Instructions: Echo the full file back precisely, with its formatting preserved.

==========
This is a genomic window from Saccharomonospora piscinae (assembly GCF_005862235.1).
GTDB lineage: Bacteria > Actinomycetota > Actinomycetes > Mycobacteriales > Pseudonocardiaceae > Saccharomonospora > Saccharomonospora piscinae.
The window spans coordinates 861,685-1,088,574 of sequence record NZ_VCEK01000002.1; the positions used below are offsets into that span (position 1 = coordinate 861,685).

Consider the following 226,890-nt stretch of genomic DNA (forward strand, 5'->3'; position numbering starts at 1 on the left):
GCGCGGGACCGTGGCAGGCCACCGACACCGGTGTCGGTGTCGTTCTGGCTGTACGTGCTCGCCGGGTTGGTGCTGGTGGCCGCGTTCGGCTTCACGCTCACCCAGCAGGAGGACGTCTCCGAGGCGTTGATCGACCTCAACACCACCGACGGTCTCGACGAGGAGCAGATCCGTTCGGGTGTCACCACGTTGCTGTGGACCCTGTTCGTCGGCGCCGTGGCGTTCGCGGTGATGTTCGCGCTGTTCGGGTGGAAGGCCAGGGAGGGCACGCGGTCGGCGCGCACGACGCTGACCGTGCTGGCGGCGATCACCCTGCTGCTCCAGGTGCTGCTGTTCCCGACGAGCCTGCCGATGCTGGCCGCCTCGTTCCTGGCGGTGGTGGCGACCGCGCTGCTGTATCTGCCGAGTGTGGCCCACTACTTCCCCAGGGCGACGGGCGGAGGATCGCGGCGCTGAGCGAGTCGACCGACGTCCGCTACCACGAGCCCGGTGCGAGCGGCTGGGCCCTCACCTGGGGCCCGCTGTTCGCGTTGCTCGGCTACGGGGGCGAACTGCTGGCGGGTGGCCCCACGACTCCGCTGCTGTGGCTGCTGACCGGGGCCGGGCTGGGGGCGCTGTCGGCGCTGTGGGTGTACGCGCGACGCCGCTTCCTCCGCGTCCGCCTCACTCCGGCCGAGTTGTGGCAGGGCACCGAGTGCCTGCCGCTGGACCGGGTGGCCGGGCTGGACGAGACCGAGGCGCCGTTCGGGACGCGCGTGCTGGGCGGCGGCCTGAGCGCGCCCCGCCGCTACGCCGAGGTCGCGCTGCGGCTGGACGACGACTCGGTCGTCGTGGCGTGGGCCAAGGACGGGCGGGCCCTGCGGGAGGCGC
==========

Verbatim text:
This is a genomic window from Saccharomonospora piscinae (assembly GCF_005862235.1).
GTDB lineage: Bacteria > Actinomycetota > Actinomycetes > Mycobacteriales > Pseudonocardiaceae > Saccharomonospora > Saccharomonospora piscinae.
The window spans coordinates 861,685-1,088,574 of sequence record NZ_VCEK01000002.1; the positions used below are offsets into that span (position 1 = coordinate 861,685).

Consider the following 226,890-nt stretch of genomic DNA (forward strand, 5'->3'; position numbering starts at 1 on the left):
GCGCGGGACCGTGGCAGGCCACCGACACCGGTGTCGGTGTCGTTCTGGCTGTACGTGCTCGCCGGGTTGGTGCTGGTGGCCGCGTTCGGCTTCACGCTCACCCAGCAGGAGGACGTCTCCGAGGCGTTGATCGACCTCAACACCACCGACGGTCTCGACGAGGAGCAGATCCGTTCGGGTGTCACCACGTTGCTGTGGACCCTGTTCGTCGGCGCCGTGGCGTTCGCGGTGATGTTCGCGCTGTTCGGGTGGAAGGCCAGGGAGGGCACGCGGTCGGCGCGCACGACGCTGACCGTGCTGGCGGCGATCACCCTGCTGCTCCAGGTGCTGCTGTTCCCGACGAGCCTGCCGATGCTGGCCGCCTCGTTCCTGGCGGTGGTGGCGACCGCGCTGCTGTATCTGCCGAGTGTGGCCCACTACTTCCCCAGGGCGACGGGCGGAGGATCGCGGCGCTGAGCGAGTCGACCGACGTCCGCTACCACGAGCCCGGTGCGAGCGGCTGGGCCCTCACCTGGGGCCCGCTGTTCGCGTTGCTCGGCTACGGGGGCGAACTGCTGGCGGGTGGCCCCACGACTCCGCTGCTGTGGCTGCTGACCGGGGCCGGGCTGGGGGCGCTGTCGGCGCTGTGGGTGTACGCGCGACGCCGCTTCCTCCGCGTCCGCCTCACTCCGGCCGAGTTGTGGCAGGGCACCGAGTGCCTGCCGCTGGACCGGGTGGCCGGGCTGGACGAGACCGAGGCGCCGTTCGGGACGCGCGTGCTGGGCGGCGGCCTGAGCGCGCCCCGCCGCTACGCCGAGGTCGCGCTGCGGCTGGACGACGACTCGGTCGTCGTGGCGTGGGCCAAGGACGGGCGGGCCCTGCGGGAGGCGC